Where Apple leads, Wintel follows years later

“Will it matter? Will the world really change now that Apple is rolling out a sub-$500 Mac named after a cute little car? Will the Mac Mini have any impact on corporate IT at all? The answers are pretty clear: Yes, no and sure, but not the way Mac lovers might expect,” Frank Hayes writes for ComputerWorld. “Let’s get the obvious analysis out of the way upfront: A $500 price tag won’t make corporate IT shops crave Macs. Heck, if Apple gave them away with a $500 bill taped to each machine, we still wouldn’t use them. The transition costs would be too high. But will the Mac Mini have an impact on us? Probably. And it’ll likely almost all be good news.”

Hayes writes, “We’re used to writing off Apple as irrelevant because Macs don’t run Windows software. (Strictly speaking, they can, but it’s usually not worth the trouble to make that happen.) There might be some Macs in marketing or some other odd corner of our corporate world. But Macs — with a measly 3% market share in desktop computers, by units shipped — aren’t mainstream. They’re not for us. That’s corporate IT gospel.”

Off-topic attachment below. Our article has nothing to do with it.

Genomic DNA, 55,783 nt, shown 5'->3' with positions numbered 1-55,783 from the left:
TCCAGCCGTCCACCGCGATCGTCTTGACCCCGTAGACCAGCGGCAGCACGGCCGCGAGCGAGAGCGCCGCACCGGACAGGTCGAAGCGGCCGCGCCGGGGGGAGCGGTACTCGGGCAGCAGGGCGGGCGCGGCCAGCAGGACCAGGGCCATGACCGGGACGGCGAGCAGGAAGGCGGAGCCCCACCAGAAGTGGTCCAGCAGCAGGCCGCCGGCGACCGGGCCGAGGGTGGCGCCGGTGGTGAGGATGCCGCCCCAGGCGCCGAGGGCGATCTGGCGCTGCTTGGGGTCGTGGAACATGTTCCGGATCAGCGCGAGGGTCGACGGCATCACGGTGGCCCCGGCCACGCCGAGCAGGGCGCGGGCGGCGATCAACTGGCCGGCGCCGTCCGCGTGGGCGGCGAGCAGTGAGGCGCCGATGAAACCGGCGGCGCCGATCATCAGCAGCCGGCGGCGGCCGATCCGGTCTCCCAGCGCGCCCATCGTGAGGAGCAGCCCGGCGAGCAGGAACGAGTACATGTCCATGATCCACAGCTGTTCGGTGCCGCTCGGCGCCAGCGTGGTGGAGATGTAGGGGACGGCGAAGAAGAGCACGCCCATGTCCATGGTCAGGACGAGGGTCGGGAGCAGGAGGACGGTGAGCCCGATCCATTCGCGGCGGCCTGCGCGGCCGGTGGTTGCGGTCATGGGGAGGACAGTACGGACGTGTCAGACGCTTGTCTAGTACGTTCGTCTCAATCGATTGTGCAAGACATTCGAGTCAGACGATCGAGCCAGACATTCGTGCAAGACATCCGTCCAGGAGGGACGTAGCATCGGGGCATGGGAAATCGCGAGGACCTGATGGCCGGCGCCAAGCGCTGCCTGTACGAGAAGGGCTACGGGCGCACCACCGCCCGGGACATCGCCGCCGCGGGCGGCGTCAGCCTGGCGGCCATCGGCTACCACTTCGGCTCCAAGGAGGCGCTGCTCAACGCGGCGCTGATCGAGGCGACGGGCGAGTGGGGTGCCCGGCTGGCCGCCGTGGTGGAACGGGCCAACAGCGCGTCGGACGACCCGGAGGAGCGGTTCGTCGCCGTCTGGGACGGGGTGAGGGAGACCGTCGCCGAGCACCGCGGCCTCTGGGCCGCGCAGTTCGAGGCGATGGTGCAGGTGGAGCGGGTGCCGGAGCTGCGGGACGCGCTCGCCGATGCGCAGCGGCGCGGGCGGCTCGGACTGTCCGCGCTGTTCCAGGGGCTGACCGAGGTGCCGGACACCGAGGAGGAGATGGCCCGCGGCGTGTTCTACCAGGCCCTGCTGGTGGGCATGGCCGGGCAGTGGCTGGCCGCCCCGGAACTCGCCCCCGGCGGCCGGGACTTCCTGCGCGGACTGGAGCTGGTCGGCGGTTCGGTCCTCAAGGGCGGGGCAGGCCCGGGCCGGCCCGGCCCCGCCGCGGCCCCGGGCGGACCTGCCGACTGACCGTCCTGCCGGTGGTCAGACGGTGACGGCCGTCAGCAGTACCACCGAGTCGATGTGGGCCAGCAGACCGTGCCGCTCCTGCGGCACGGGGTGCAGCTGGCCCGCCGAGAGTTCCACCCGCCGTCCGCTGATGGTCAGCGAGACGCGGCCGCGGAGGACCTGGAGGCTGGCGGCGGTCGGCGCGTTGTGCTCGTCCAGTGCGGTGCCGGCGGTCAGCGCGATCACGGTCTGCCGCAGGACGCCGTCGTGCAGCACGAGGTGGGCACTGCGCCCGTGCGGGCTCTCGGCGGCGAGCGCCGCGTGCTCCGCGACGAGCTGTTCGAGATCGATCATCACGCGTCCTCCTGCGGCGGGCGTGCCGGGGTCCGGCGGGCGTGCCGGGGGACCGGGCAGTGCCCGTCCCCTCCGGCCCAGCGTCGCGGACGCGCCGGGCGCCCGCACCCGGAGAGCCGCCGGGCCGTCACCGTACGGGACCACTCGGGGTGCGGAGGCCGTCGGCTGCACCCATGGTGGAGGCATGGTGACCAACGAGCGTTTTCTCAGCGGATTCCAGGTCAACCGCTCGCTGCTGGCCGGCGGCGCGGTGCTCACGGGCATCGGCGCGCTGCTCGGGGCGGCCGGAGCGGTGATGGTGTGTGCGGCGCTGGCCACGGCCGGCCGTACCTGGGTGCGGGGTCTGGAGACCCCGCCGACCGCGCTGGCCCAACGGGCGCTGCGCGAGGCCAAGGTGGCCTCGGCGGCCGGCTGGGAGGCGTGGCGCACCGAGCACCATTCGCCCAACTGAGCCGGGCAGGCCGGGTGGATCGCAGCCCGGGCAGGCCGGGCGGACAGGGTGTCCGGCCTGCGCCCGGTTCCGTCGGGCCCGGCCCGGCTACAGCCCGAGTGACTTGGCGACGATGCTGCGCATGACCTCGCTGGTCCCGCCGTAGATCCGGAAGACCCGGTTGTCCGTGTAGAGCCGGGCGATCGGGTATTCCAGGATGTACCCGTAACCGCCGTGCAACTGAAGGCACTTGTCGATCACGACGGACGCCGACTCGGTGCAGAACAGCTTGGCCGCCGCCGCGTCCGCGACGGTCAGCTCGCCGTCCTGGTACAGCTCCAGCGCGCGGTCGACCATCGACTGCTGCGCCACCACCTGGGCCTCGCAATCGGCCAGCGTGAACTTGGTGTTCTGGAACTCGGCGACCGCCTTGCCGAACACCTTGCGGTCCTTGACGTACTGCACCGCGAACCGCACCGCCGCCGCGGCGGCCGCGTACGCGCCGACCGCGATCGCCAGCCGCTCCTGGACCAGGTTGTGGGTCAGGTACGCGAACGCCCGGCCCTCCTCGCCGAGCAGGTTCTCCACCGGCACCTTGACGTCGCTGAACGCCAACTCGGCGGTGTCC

Hayes writes, “But notice: Even at just 3%, there are still only seven companies in the world that sell more computers than Apple does. And most of those seven companies are sweating, because there’s not much they can do to innovate or differentiate in the lock-step, beige-box game… So if Apple wants to abandon floppy disks or sell computers in funny colors or shapes, it can. In contrast, PC makers have been trying since 1999 to get away from the beige tower and legacy features. So far, they haven’t even managed to get rid of parallel printer ports… Where Macs lead, PCs follow… For corporate IT, there’s no downside to the Mini. And any upside will take a year or so to hit us.”

Full article here.


  1. And all the while, we Mac-users just keep on enjoying our experience… ” width=”19″ height=”19″ alt=”LOL” style=”border:0;” /> Magic word: mind, as in We don’t mind!